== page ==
ESCANABA – For many, Michigan’s Upper Peninsula is considered a hidden paradise – a refuge from the hectic nature of city life. With forests full of beautiful creatures, thousands of miles of coastline, and a wide variety of foliage, UP’s overall appeal appeals to those seeking a nature-based lifestyle. Other times, however, travelers stumble across the Mackinac Bridge with the goal of exploring as many remote areas as possible in their lifetime.
For Carlynne Welch, both scenarios are true.
“It has always been difficult to keep me at home” said Welch. “If I have free time, I want to go drive somewhere.”
Like many, the onset of the COVID-19 pandemic left Welch in an uncomfortable spot. After moving from his hometown of Houston, Texas to Cincinatti, Ohio, the bombardment of security protocols and lockdowns was enough to drive anyone crazy. However, Welch, who had spent years researching the cultural and natural areas within the 100-mile radius of her hometown, could not be contained by the quarantine. While citizens were told not to leave their homes unless it was essential, Welch did what any lone wanderer would do – pack up all their belongings and isolate themselves in the wild.
“With the quarantines, it was like ‘Stay home’ and I was like ‘Oh no, I can’t do this. I will stay away from people in a nice place,” said Welch.
Accompanying Welch’s outer isolation was a new passion for creating handmade pigments and watercolors using natural ingredients. In a quest to find vibrant rocks and soils to turn into paint, Welch ventured to the Lower Peninsula while living in Cincinatti. During her first visit to Sleepy Bear Dunes, Welch began collecting what she thought were colored rocks. After conversing with locals, however, Welch was advised to wander further north to find what she was looking for.“Everyone I talked to about what I was doing told me I had to go to UP. They told me the rocks I was picking up would look like pastels in comparison,” said Welch. “So I started visiting and couldn’t help but come here. I’ve probably been here five times in a few months, car camped and just fell in love with the place.
After spending days on the shore of Lake Superior, picking agates, Yooperlites and magnetite in the Grand Marais area, Welch had convinced herself that the Upper Peninsula was the place to be. Trading his house in Cincinnati for a “Yoper Hunting Camp,” her dream of making and selling pigments, watercolors and other forest projects came true.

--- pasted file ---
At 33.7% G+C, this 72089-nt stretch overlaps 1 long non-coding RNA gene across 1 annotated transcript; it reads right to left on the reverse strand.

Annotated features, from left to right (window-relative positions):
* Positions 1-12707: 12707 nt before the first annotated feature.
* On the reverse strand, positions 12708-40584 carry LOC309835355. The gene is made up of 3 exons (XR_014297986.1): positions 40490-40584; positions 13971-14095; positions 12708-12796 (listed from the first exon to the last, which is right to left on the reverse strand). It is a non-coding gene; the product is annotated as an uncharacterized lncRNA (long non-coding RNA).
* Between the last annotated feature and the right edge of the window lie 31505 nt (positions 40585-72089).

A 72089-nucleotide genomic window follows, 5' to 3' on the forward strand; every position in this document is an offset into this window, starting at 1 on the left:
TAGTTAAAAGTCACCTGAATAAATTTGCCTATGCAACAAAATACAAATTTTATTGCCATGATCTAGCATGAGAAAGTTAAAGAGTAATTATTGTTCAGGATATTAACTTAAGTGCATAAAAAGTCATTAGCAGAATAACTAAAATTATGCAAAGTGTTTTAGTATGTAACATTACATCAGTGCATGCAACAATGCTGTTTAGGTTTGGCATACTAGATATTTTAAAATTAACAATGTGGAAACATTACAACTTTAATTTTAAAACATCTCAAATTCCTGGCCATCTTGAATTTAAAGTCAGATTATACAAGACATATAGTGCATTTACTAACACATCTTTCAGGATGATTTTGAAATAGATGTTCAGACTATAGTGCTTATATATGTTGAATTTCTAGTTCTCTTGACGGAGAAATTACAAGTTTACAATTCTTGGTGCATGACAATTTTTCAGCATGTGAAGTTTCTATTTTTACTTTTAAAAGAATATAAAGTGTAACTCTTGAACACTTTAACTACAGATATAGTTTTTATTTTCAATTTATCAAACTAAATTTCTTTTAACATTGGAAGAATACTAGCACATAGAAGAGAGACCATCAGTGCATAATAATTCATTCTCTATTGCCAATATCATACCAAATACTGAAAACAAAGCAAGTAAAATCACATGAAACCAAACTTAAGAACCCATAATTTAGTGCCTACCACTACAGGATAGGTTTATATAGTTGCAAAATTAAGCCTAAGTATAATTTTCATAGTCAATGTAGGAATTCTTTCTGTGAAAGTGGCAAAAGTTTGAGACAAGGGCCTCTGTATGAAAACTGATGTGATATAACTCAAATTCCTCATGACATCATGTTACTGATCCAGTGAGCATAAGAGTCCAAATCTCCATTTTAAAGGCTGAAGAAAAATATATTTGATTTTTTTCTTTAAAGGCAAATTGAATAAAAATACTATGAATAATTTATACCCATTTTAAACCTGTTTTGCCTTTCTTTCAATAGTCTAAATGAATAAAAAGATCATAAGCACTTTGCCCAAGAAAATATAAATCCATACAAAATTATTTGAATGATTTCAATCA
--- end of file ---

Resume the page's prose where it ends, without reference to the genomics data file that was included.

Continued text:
“I’m always looking for new things that could be painted. In UP it was mostly rock pigments, clays and different types of soils,” said Welch. “I was very impressed with specular hematite, just because it’s so shiny. I’d say my favorite to work with would be sandstone because it’s so easy.
Welch begins her creative process by running the pebbles and rocks she has gathered through a rock crusher, which breaks them into a fine powder. With harder rocks, like granite, the amount of grinding effort required to create the fine powder is much greater compared to softer rocks, like sandstone.
“The granite rocks from UP are so hard they absolutely destroy the chains inside my rock crusher and snap them right off their post”, said Welch.
The process of making the paint, according to Welch, is quite simple. Tools needed include a tempered glass surface, palette knife, watercolor binder, paint grinder, and watercolor pan. Tempered glass provides a non-reactive and sturdy surface to combine necessary ingredients, while being extremely easy to clean. The palette knife is used to break up the existing clumps in the pigment and initially combine the pigment and the watercolor binder, which will be spread on the surface of the tempered glass in equal parts.
Once well combined, a paint grinder – or any flat-bottomed tchotchke – is used to completely encapsulate each pigment particle with the binder. By moving the future paint suit in a circular motion, with the grinder providing all the weight needed to do the job, the paint will be ready as soon as any remaining clumps are gone.
To test the readiness, the paint is sampled on watercolor paper. If the pigment does not hold or seems light, the mixing process continues. Once thoroughly mixed, the freshly prepared paint is transferred to a watercolor tray. This process can take 20 minutes to an hour. Before use, the paints are wetted with a brush and left to stand for three to five minutes.